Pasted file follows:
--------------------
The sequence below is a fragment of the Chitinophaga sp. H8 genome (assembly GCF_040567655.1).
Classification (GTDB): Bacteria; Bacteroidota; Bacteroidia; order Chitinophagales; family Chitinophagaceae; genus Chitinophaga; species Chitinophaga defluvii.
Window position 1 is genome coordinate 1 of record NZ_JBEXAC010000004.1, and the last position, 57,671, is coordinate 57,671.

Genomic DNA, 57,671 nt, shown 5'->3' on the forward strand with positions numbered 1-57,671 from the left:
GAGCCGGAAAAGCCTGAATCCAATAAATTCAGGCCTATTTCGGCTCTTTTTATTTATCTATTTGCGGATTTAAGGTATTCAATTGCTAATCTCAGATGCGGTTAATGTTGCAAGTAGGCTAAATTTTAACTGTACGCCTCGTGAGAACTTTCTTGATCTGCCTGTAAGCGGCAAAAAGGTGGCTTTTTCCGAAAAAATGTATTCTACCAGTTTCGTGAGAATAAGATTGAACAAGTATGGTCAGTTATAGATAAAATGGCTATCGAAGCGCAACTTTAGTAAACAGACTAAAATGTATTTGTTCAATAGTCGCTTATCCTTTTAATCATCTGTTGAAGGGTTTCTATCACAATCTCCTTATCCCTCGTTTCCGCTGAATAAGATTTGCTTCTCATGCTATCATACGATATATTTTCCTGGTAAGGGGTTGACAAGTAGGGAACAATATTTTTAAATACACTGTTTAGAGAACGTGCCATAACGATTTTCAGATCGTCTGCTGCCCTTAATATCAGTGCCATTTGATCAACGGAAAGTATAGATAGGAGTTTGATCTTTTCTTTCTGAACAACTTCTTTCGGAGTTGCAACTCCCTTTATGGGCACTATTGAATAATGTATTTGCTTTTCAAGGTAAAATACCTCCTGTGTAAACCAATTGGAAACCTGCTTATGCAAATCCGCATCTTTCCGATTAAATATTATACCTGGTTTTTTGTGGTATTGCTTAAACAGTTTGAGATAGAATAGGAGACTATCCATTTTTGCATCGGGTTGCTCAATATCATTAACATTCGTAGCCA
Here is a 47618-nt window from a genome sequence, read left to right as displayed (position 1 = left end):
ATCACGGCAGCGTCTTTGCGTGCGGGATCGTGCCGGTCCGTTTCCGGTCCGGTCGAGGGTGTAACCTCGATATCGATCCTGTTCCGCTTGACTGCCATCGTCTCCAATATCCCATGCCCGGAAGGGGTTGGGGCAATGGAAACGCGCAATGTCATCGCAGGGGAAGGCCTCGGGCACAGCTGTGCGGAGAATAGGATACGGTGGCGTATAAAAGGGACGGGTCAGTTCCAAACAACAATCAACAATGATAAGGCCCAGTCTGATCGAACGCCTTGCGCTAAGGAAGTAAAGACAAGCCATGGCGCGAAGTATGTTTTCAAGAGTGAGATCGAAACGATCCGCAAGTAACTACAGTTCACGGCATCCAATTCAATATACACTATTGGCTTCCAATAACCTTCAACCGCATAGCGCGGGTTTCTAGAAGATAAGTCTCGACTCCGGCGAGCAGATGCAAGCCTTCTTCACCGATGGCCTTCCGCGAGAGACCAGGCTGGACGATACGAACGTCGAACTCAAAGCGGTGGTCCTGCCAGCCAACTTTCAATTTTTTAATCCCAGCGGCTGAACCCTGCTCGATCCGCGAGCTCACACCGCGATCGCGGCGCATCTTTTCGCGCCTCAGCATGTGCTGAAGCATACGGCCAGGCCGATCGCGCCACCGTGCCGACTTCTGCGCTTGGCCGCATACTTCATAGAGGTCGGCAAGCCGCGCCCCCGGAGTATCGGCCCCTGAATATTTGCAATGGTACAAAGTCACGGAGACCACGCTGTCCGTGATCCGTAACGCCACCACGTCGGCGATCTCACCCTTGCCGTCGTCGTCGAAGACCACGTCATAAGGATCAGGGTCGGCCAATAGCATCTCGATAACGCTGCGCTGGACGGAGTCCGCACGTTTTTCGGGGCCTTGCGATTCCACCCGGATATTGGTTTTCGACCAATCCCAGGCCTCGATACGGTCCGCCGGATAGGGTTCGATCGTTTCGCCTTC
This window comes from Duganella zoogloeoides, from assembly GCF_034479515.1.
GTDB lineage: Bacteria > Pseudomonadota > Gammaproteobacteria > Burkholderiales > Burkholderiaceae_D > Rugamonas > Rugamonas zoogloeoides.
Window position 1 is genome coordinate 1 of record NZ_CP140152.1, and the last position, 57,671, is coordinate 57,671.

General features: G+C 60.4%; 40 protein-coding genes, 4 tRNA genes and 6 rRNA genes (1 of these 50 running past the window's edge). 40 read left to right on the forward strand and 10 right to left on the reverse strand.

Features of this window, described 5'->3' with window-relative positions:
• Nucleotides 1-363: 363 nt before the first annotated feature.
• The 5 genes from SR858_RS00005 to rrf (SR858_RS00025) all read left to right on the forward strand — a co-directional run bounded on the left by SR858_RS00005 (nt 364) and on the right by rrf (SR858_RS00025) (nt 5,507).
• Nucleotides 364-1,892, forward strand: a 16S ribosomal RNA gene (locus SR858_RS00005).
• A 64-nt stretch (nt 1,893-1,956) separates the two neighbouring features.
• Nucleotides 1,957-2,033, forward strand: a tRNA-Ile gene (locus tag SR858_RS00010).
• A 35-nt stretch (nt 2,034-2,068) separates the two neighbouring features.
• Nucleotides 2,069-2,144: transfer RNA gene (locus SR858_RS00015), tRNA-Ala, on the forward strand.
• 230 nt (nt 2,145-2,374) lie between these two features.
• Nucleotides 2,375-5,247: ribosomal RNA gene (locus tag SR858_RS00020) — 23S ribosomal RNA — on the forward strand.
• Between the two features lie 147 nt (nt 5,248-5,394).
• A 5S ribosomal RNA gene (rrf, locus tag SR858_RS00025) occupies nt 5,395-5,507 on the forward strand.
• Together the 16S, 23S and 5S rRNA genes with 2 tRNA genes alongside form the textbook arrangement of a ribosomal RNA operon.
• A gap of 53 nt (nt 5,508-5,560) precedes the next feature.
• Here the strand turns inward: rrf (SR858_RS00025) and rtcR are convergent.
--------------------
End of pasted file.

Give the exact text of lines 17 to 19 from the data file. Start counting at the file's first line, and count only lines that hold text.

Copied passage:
• Nucleotides 1,957-2,033, forward strand: a tRNA-Ile gene (locus tag SR858_RS00010).
• A 35-nt stretch (nt 2,034-2,068) separates the two neighbouring features.
• Nucleotides 2,069-2,144: transfer RNA gene (locus SR858_RS00015), tRNA-Ala, on the forward strand.